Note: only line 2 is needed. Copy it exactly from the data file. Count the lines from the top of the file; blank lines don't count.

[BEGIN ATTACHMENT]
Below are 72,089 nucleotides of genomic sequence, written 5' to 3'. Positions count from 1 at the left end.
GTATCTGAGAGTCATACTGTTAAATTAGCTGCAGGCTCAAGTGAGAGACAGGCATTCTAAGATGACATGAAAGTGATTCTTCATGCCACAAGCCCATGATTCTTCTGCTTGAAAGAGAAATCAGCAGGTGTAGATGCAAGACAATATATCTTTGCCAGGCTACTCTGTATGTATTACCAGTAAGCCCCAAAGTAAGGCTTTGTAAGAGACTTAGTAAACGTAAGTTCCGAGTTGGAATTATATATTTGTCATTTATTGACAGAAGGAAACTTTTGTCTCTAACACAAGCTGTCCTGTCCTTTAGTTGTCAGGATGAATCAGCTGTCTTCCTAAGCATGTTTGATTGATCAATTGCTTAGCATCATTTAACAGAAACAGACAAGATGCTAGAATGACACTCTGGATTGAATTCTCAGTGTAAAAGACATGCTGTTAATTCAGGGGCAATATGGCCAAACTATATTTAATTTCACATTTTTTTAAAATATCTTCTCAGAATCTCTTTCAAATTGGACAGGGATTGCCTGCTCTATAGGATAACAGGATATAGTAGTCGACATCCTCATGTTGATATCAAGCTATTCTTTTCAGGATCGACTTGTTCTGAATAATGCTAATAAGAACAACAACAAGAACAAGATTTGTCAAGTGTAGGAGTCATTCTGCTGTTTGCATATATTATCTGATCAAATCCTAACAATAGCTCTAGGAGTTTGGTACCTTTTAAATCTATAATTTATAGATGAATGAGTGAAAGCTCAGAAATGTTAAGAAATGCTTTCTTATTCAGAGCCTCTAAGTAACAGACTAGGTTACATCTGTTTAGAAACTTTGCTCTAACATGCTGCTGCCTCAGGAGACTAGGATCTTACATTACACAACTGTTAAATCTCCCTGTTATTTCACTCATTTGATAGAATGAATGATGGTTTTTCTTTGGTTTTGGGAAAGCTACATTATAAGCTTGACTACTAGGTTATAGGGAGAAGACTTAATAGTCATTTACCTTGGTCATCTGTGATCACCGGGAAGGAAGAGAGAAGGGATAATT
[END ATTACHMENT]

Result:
GTATCTGAGAGTCATACTGTTAAATTAGCTGCAGGCTCAAGTGAGAGACAGGCATTCTAAGATGACATGAAAGTGATTCTTCATGCCACAAGCCCATGATTCTTCTGCTTGAAAGAGAAATCAGCAGGTGTAGATGCAAGACAATATATCTTTGCCAGGCTACTCTGTATGTATTACCAGTAAGCCCCAAAGTAAGGCTTTGTAAGAGACTTAGTAAACGTAAGTTCCGAGTTGGAATTATATATTTGTCATTTATTGACAGAAGGAAACTTTTGTCTCTAACACAAGCTGTCCTGTCCTTTAGTTGTCAGGATGAATCAGCTGTCTTCCTAAGCATGTTTGATTGATCAATTGCTTAGCATCATTTAACAGAAACAGACAAGATGCTAGAATGACACTCTGGATTGAATTCTCAGTGTAAAAGACATGCTGTTAATTCAGGGGCAATATGGCCAAACTATATTTAATTTCACATTTTTTTAAAATATCTTCTCAGAATCTCTTTCAAATTGGACAGGGATTGCCTGCTCTATAGGATAACAGGATATAGTAGTCGACATCCTCATGTTGATATCAAGCTATTCTTTTCAGGATCGACTTGTTCTGAATAATGCTAATAAGAACAACAACAAGAACAAGATTTGTCAAGTGTAGGAGTCATTCTGCTGTTTGCATATATTATCTGATCAAATCCTAACAATAGCTCTAGGAGTTTGGTACCTTTTAAATCTATAATTTATAGATGAATGAGTGAAAGCTCAGAAATGTTAAGAAATGCTTTCTTATTCAGAGCCTCTAAGTAACAGACTAGGTTACATCTGTTTAGAAACTTTGCTCTAACATGCTGCTGCCTCAGGAGACTAGGATCTTACATTACACAACTGTTAAATCTCCCTGTTATTTCACTCATTTGATAGAATGAATGATGGTTTTTCTTTGGTTTTGGGAAAGCTACATTATAAGCTTGACTACTAGGTTATAGGGAGAAGACTTAATAGTCATTTACCTTGGTCATCTGTGATCACCGGGAAGGAAGAGAGAAGGGATAATT